Buencamino is a fellow of Action for Economic Reforms. This piece was first published in Interaksyon.com on January 11, 2012.
In the end, the litmus test of an impeachment is policy-oriented: will the people and the nation be better served by retaining or by ousting impeached officials? Impeachment belongs to the people, not to lawyers. – former Chief Justice Artemio V. Panganiban
It is the position of the current Board of Governors of the Integrated Bar of the Philippines (IBP) that the impeachment of Chief Justice Corona undermines judicial independence.
“If the Chief Justice can be validly impeached for collegial decisions (including pending cases) for “political bias” and hauled to the Senate to undergo the rigors of political trial, all by a mere stroke of 1/3 signatures of the House gathered in blitz, then the Supreme Court will never be the same again, its judicial independence defanged, and its magistrates—including their decisions—now at the mercy of the political bidding, if not power plays, of the ruling House majority and the President.” (Italics courtesy of IBP)
Good googly moogly! Does the IBP want to amend the Constitution and increase the threshold for impeachment to more than 1/3 of the House? Does it want to eliminate stroking by replacing signatures with some other form of voting like yelling, clapping or booing? And what the hell is “gathered in blitz”, is that a pun? Maybe the IBP was only trying to be cute because everything else in their 85-word sentence does not make them look good. Nor does it help their argument that impeaching Corona is bad policy.
The IBP’s expression of deep concern over Corona’s impeachment suggests that they believe the Supreme Court was the paragon of independence during Gloria Arroyo’s regime. Did they not suspect partiality or subservience in collegial decisions ranging from EO 464 to creating a congressional district that paved the way for Dato Arroyo’s political ambitions to Corona’s midnight appointment? And what is the IBP’s appraisal of the status quo ante orders on the impeachment of Merci Gutierrez and the firing of Gloria’s midnight appointees and the TRO on the Watchlist Order on Gloria and Mike Arroyo, do they want that kind of rule of law from an independent Supreme Court to continue forever?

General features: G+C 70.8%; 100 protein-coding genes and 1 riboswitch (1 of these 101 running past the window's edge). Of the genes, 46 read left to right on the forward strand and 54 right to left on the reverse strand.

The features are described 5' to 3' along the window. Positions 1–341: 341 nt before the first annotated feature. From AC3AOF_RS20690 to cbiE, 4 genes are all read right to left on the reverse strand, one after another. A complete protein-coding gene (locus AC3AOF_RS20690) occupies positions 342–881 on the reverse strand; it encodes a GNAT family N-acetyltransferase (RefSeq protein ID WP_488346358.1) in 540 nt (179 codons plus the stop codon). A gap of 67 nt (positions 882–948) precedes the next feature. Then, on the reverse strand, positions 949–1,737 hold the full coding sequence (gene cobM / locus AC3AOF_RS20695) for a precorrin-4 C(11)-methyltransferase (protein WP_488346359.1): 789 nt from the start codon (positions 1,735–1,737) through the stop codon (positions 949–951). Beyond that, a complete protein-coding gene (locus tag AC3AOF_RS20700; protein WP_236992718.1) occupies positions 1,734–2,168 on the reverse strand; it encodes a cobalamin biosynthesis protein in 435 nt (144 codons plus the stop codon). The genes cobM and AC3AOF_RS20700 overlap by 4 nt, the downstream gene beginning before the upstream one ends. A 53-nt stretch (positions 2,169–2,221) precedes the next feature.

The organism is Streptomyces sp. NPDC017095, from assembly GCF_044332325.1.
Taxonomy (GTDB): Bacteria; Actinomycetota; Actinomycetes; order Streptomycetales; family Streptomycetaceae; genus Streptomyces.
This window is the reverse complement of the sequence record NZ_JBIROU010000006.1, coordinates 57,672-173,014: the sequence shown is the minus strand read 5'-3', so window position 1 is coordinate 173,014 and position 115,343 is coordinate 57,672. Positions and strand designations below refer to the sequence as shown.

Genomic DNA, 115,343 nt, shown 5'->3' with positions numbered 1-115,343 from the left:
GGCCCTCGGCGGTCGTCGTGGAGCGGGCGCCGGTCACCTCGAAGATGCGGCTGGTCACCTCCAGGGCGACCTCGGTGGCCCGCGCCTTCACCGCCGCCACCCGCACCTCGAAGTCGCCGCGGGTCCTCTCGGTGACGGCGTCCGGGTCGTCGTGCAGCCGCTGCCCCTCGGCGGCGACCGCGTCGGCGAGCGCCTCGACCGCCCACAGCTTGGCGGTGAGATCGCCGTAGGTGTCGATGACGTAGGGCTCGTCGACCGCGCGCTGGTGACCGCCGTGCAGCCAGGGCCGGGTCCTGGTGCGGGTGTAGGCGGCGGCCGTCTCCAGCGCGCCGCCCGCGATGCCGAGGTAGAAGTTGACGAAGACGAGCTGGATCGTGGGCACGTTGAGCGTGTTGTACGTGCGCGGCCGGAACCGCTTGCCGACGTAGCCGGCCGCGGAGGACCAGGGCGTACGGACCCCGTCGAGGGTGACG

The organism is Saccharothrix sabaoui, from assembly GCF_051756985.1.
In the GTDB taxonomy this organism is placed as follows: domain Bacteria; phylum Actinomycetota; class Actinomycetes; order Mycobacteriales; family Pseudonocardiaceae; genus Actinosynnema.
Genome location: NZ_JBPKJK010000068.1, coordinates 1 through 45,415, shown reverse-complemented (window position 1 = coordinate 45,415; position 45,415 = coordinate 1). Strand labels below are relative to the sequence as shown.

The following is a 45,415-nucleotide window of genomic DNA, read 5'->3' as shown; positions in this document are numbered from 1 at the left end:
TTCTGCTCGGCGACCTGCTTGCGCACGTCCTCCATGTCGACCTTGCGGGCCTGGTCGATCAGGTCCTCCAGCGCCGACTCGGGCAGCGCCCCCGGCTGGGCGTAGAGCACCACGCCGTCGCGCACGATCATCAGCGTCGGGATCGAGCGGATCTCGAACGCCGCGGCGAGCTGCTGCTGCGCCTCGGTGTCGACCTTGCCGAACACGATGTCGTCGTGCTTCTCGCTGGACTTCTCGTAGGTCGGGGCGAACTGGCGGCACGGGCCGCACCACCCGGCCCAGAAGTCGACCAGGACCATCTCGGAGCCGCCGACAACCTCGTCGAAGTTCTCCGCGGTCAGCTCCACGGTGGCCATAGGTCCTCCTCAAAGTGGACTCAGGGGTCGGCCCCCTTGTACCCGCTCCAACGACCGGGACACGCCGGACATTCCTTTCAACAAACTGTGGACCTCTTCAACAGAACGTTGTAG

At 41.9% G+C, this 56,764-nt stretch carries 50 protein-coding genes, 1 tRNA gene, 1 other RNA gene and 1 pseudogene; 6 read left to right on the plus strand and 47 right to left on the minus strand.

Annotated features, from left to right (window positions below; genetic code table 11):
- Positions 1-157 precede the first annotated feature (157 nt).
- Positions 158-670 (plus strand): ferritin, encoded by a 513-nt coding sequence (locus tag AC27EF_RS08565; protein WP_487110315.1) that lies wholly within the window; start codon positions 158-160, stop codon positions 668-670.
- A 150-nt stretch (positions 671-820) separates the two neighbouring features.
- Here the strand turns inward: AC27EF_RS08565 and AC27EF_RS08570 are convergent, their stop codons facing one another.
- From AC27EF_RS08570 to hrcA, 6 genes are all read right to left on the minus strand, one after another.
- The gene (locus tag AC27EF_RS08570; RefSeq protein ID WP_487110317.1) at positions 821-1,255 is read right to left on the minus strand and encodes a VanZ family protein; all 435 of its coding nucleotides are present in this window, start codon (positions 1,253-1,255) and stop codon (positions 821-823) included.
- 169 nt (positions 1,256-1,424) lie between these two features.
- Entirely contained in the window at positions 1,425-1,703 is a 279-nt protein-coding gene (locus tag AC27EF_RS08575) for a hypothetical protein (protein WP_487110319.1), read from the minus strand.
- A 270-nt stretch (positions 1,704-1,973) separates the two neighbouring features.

Is it good policy to acquit Chief Justice Renato Corona? It is if you don’t believe that a majority in the Supreme Court has been servile to Gloria Arroyo. But if you believe otherwise, then you must remove Corona.
Why single out Corona? Because Gloria Arroyo singled him out. Because she chose him from all the justices who were willing and had proven themselves to be worthy of her trust. Because she went through a lot of trouble just so she would have a legal basis to appoint him as the Court’s major-domo. Why wouldn’t you single out the man that she singled out?
Two things that the senator-judges must do: first, memorize the words of former Chief Justice Panganiban at the top of the page and second, heed the advice of a philosophy professor, “justice must resolve a conflict in a way that leaves the community whole.”